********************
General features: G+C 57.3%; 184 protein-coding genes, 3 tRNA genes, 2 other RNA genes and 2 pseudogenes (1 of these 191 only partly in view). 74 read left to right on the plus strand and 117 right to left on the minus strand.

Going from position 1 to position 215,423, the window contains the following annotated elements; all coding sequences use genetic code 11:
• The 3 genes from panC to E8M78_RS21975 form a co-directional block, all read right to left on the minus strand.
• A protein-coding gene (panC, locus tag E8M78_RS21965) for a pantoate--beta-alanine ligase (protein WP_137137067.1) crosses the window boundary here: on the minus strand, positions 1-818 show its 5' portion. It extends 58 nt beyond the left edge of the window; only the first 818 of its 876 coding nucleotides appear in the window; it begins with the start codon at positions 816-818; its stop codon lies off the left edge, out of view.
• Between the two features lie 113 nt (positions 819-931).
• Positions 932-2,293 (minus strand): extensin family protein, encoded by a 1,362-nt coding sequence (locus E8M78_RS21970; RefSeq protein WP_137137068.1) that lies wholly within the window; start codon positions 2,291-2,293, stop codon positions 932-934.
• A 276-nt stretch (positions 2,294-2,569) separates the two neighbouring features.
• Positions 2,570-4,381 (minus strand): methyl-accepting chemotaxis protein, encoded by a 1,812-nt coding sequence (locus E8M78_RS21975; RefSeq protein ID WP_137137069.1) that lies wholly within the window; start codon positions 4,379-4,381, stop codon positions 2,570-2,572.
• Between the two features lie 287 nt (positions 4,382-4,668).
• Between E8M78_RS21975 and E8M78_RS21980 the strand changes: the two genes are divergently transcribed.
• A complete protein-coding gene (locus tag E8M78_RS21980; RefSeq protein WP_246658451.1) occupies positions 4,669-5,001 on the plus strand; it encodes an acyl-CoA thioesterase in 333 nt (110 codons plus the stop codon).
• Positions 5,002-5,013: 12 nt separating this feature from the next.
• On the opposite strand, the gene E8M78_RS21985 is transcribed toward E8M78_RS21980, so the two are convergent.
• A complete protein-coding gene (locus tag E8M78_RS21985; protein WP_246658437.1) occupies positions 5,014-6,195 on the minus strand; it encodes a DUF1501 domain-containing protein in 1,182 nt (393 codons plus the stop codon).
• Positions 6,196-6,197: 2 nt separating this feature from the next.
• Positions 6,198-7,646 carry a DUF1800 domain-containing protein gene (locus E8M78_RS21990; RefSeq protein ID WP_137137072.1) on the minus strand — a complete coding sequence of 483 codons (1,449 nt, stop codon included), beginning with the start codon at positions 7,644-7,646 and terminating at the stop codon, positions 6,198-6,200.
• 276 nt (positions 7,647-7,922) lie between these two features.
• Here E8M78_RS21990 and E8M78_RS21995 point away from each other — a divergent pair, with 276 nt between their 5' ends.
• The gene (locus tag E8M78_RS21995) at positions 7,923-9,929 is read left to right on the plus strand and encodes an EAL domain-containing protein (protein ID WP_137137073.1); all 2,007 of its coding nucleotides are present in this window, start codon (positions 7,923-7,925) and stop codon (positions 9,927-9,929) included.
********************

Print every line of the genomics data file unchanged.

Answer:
General features: G+C 57.3%; 184 protein-coding genes, 3 tRNA genes, 2 other RNA genes and 2 pseudogenes (1 of these 191 only partly in view). 74 read left to right on the plus strand and 117 right to left on the minus strand.

Going from position 1 to position 215,423, the window contains the following annotated elements; all coding sequences use genetic code 11:
• The 3 genes from panC to E8M78_RS21975 form a co-directional block, all read right to left on the minus strand.
• A protein-coding gene (panC, locus tag E8M78_RS21965) for a pantoate--beta-alanine ligase (protein WP_137137067.1) crosses the window boundary here: on the minus strand, positions 1-818 show its 5' portion. It extends 58 nt beyond the left edge of the window; only the first 818 of its 876 coding nucleotides appear in the window; it begins with the start codon at positions 816-818; its stop codon lies off the left edge, out of view.
• Between the two features lie 113 nt (positions 819-931).
• Positions 932-2,293 (minus strand): extensin family protein, encoded by a 1,362-nt coding sequence (locus E8M78_RS21970; RefSeq protein WP_137137068.1) that lies wholly within the window; start codon positions 2,291-2,293, stop codon positions 932-934.
• A 276-nt stretch (positions 2,294-2,569) separates the two neighbouring features.
• Positions 2,570-4,381 (minus strand): methyl-accepting chemotaxis protein, encoded by a 1,812-nt coding sequence (locus E8M78_RS21975; RefSeq protein ID WP_137137069.1) that lies wholly within the window; start codon positions 4,379-4,381, stop codon positions 2,570-2,572.
• Between the two features lie 287 nt (positions 4,382-4,668).
• Between E8M78_RS21975 and E8M78_RS21980 the strand changes: the two genes are divergently transcribed.
• A complete protein-coding gene (locus tag E8M78_RS21980; RefSeq protein WP_246658451.1) occupies positions 4,669-5,001 on the plus strand; it encodes an acyl-CoA thioesterase in 333 nt (110 codons plus the stop codon).
• Positions 5,002-5,013: 12 nt separating this feature from the next.
• On the opposite strand, the gene E8M78_RS21985 is transcribed toward E8M78_RS21980, so the two are convergent.
• A complete protein-coding gene (locus tag E8M78_RS21985; protein WP_246658437.1) occupies positions 5,014-6,195 on the minus strand; it encodes a DUF1501 domain-containing protein in 1,182 nt (393 codons plus the stop codon).
• Positions 6,196-6,197: 2 nt separating this feature from the next.
• Positions 6,198-7,646 carry a DUF1800 domain-containing protein gene (locus E8M78_RS21990; RefSeq protein ID WP_137137072.1) on the minus strand — a complete coding sequence of 483 codons (1,449 nt, stop codon included), beginning with the start codon at positions 7,644-7,646 and terminating at the stop codon, positions 6,198-6,200.
• 276 nt (positions 7,647-7,922) lie between these two features.
• Here E8M78_RS21990 and E8M78_RS21995 point away from each other — a divergent pair, with 276 nt between their 5' ends.
• The gene (locus tag E8M78_RS21995) at positions 7,923-9,929 is read left to right on the plus strand and encodes an EAL domain-containing protein (protein ID WP_137137073.1); all 2,007 of its coding nucleotides are present in this window, start codon (positions 7,923-7,925) and stop codon (positions 9,927-9,929) included.